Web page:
6/18/18

Well, I’m out and about and behind on my writing yet again. This time I’m a little closer to home at Hobart and Williams college in Geneva, New York! I’ve been here for about 3 weeks, so there’s a lot to sum up, but I’ll give it my best shot.

So, having successfully traveled halfway around the world on my own, I figured across the country would be a piece of cake. However, I proved to be a bit too cocky and waited at the wrong terminal, missing my last flight in Detroit to Ithica. I was scrambling to find a flight to at least get me into the correct state without having to wait 20 hours for the next one. I was pleading with customer service in the terminal when suddenly the desk agents for a different flight shouted for me to come over. Apparently, the flight was to a place called Binghamton about an hour south of Ithica, and there was an empty seat. They told me they had 8 minutes to transfer my ticket, but they thought I could make it. With two people working the computer while I gave my information and desperately tried to work out how I could get to Ithica upon landing, I barely managed to slide into my seat before departure. The flight was stressful, but I decided that if I could get an Uber or taxi, I wouldn’t need a hotel room. When we landed I had no baggage to collect since my one duffle bag was in Ithica, but I managed to find an uber who was willing to pick me up and was on the road in half an hour. It was about 60 miles through dark and winding roads, but the driver was polite and I was so worn out from the stress and travel it passed quickly. He dropped me off at the Ithica airport, where some very nice agents who were closing for the night helped me get my bag, and my boss and his wife, the Fazios, picked me up to take me the rest of the way.

My first few days working with Cornell Agritech at the New York State Agricultural Experiment Station were slow since I first had to learn what I would be working with as well as some of the site’s history and current projects. What that means is I basically had a giant binder of info to read. It was pretty straightforward, but I needed to learn a whole new set of jargon since I’ve never worked with trees before. After that, I worked out all my information and toured around to see what my projects would be. I was assigned 3 tasks; To perform my own experiment in drought testing aeroponic trees, to assemble a much larger aeroponics tank with another intern, and to assist Abby in the lab. For those who are unfamiliar, aeroponics is an alternative to soil farming, much like aquaponics and hydroponics. The difference is that instead of being grown with the roots suspended in water, roots hang free and unanchored while being regularly misted to keep wet.

Since that first week its been a whirlwind of being bounced around to anywhere I can help. I have my experiment set up and am now just waiting for my trees to grow a bit before starting the procedure. The internal pipes for the large system have been assembled, and now we’re waiting for shipments of supplies to come in. Out of all the projects I’ve learned the most working with Abby. She’s in charge of micropropagation, which involves taking tiny buds off of desirable trees, and growing them into independent plants. There’s a lot of steps to it, and lots of them are very precise and time-consuming as the buds are extremely delicate. The buds are first sorted and carefully placed in sterile plates of specialized agar, which are sealed and left to incubate. After to cuttings have begun to develop and grow, they’re removed, sorted again, and carefully placed in soil containers to be sealed and kept carefully temperature, light, and moisture controlled. Eventually, they can be transported to larger containers and shifted to a general greenhouse, where they stay until they’re able to survive outside in the heat. There’s a lot of work to do for this, including careful sterilization of equipment, transporting plants and materials, filling pots with soil, watering and fertilizing, record keeping, sorting the buds, and of course planting them. One thing is for certain, work keeps me busy.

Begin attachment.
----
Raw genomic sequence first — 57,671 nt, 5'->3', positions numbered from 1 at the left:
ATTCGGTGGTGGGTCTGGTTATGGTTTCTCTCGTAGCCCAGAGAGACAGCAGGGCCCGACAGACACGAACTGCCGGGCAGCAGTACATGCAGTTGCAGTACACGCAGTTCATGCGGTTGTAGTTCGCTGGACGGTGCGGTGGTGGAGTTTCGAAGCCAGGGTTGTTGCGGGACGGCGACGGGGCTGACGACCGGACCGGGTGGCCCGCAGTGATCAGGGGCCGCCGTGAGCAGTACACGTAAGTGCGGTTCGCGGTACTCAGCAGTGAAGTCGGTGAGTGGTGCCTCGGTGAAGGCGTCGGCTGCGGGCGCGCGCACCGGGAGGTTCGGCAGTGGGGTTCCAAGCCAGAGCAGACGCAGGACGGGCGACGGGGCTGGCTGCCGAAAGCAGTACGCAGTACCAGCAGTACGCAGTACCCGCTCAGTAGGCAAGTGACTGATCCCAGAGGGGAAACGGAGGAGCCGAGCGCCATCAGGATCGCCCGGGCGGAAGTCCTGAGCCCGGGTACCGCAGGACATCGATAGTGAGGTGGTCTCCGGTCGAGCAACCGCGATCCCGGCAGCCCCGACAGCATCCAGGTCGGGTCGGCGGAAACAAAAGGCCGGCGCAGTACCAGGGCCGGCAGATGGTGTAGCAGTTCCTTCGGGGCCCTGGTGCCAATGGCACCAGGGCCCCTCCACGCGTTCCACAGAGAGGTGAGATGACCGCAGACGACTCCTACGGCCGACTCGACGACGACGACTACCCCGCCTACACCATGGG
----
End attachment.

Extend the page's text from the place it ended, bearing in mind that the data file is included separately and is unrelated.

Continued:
But outside of work, I have found that I really enjoy New York. The heat and humidity can be a pain, but after Taiwan, I can handle it easily enough. The buildings are old and usually beautiful brick Victorians. The people have all been kind and the lake and town offer lots of things to do. I’ve rented a bike this summer that I use to travel over 3 miles of hilly streets to and from work, but I also sometimes go to the store or downtown to look around. My apartment is extremely nice. Built for 4 housemates, each with a single room, it’s just me and a girl from BYU, Sarah, who have 2 bathrooms, a living room, a kitchen, 4 rooms, and a porch all set up over two stories to ourselves. It’s settled right next to Odell’s pond, which is a gorgeous little body of water overrun with wildlife. Already I’ve seen whitetails, gophers, squirrels, chipmunks, frogs, songbirds, herons, and have heard lots of creatures I don’t recognize. I have met a few neighbors, one who has pitbull puppies with a standing invite to play with them whenever. I even got to bike down to the lake and attend Pride fest, which was busy with people and vendors and a ton of fun.

Well, with that lengthy summary out of the way, I’ll probably be better able to keep up. My internet is on the fritz at home, but hopefully, they’ll have it fixed by the weekend.

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